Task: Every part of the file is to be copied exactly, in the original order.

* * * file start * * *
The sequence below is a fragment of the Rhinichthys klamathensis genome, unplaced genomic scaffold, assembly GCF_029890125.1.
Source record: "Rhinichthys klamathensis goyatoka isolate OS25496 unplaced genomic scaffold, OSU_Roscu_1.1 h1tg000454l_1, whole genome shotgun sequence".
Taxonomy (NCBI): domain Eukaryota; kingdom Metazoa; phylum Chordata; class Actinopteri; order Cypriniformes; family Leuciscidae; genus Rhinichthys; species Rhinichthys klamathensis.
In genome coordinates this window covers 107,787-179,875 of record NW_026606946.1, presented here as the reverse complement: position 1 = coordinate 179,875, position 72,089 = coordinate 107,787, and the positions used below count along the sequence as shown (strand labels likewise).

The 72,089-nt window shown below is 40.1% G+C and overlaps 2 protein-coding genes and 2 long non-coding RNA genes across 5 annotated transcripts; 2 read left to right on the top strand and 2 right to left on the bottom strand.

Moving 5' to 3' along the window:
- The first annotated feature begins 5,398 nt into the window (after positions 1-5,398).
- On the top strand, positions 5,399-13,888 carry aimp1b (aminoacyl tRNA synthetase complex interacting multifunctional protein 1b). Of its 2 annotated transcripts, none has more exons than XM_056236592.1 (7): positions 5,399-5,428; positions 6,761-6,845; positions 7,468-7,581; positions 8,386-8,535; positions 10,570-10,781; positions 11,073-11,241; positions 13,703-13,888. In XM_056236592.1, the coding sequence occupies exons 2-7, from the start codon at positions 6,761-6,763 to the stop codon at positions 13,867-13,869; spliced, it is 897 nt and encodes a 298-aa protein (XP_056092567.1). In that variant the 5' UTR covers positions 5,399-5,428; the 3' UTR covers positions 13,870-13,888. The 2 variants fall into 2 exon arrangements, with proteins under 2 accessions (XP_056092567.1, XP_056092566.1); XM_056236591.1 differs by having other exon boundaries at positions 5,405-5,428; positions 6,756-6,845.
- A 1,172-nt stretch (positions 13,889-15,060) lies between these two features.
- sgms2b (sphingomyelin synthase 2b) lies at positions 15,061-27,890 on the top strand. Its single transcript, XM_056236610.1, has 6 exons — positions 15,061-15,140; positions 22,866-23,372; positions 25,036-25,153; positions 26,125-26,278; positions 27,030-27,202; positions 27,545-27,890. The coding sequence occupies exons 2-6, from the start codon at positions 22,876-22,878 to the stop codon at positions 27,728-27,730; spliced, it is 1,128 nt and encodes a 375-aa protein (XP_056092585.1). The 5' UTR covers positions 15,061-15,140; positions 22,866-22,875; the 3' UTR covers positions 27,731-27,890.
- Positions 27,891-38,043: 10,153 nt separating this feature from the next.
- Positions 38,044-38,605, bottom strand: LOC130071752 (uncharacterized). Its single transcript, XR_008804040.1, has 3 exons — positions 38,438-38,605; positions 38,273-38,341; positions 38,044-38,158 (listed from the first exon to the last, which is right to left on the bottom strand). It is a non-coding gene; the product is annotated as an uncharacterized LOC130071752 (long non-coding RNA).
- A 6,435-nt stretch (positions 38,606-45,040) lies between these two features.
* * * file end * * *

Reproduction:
The sequence below is a fragment of the Rhinichthys klamathensis genome, unplaced genomic scaffold, assembly GCF_029890125.1.
Source record: "Rhinichthys klamathensis goyatoka isolate OS25496 unplaced genomic scaffold, OSU_Roscu_1.1 h1tg000454l_1, whole genome shotgun sequence".
Taxonomy (NCBI): domain Eukaryota; kingdom Metazoa; phylum Chordata; class Actinopteri; order Cypriniformes; family Leuciscidae; genus Rhinichthys; species Rhinichthys klamathensis.
In genome coordinates this window covers 107,787-179,875 of record NW_026606946.1, presented here as the reverse complement: position 1 = coordinate 179,875, position 72,089 = coordinate 107,787, and the positions used below count along the sequence as shown (strand labels likewise).

The 72,089-nt window shown below is 40.1% G+C and overlaps 2 protein-coding genes and 2 long non-coding RNA genes across 5 annotated transcripts; 2 read left to right on the top strand and 2 right to left on the bottom strand.

Moving 5' to 3' along the window:
- The first annotated feature begins 5,398 nt into the window (after positions 1-5,398).
- On the top strand, positions 5,399-13,888 carry aimp1b (aminoacyl tRNA synthetase complex interacting multifunctional protein 1b). Of its 2 annotated transcripts, none has more exons than XM_056236592.1 (7): positions 5,399-5,428; positions 6,761-6,845; positions 7,468-7,581; positions 8,386-8,535; positions 10,570-10,781; positions 11,073-11,241; positions 13,703-13,888. In XM_056236592.1, the coding sequence occupies exons 2-7, from the start codon at positions 6,761-6,763 to the stop codon at positions 13,867-13,869; spliced, it is 897 nt and encodes a 298-aa protein (XP_056092567.1). In that variant the 5' UTR covers positions 5,399-5,428; the 3' UTR covers positions 13,870-13,888. The 2 variants fall into 2 exon arrangements, with proteins under 2 accessions (XP_056092567.1, XP_056092566.1); XM_056236591.1 differs by having other exon boundaries at positions 5,405-5,428; positions 6,756-6,845.
- A 1,172-nt stretch (positions 13,889-15,060) lies between these two features.
- sgms2b (sphingomyelin synthase 2b) lies at positions 15,061-27,890 on the top strand. Its single transcript, XM_056236610.1, has 6 exons — positions 15,061-15,140; positions 22,866-23,372; positions 25,036-25,153; positions 26,125-26,278; positions 27,030-27,202; positions 27,545-27,890. The coding sequence occupies exons 2-6, from the start codon at positions 22,876-22,878 to the stop codon at positions 27,728-27,730; spliced, it is 1,128 nt and encodes a 375-aa protein (XP_056092585.1). The 5' UTR covers positions 15,061-15,140; positions 22,866-22,875; the 3' UTR covers positions 27,731-27,890.
- Positions 27,891-38,043: 10,153 nt separating this feature from the next.
- Positions 38,044-38,605, bottom strand: LOC130071752 (uncharacterized). Its single transcript, XR_008804040.1, has 3 exons — positions 38,438-38,605; positions 38,273-38,341; positions 38,044-38,158 (listed from the first exon to the last, which is right to left on the bottom strand). It is a non-coding gene; the product is annotated as an uncharacterized LOC130071752 (long non-coding RNA).
- A 6,435-nt stretch (positions 38,606-45,040) lies between these two features.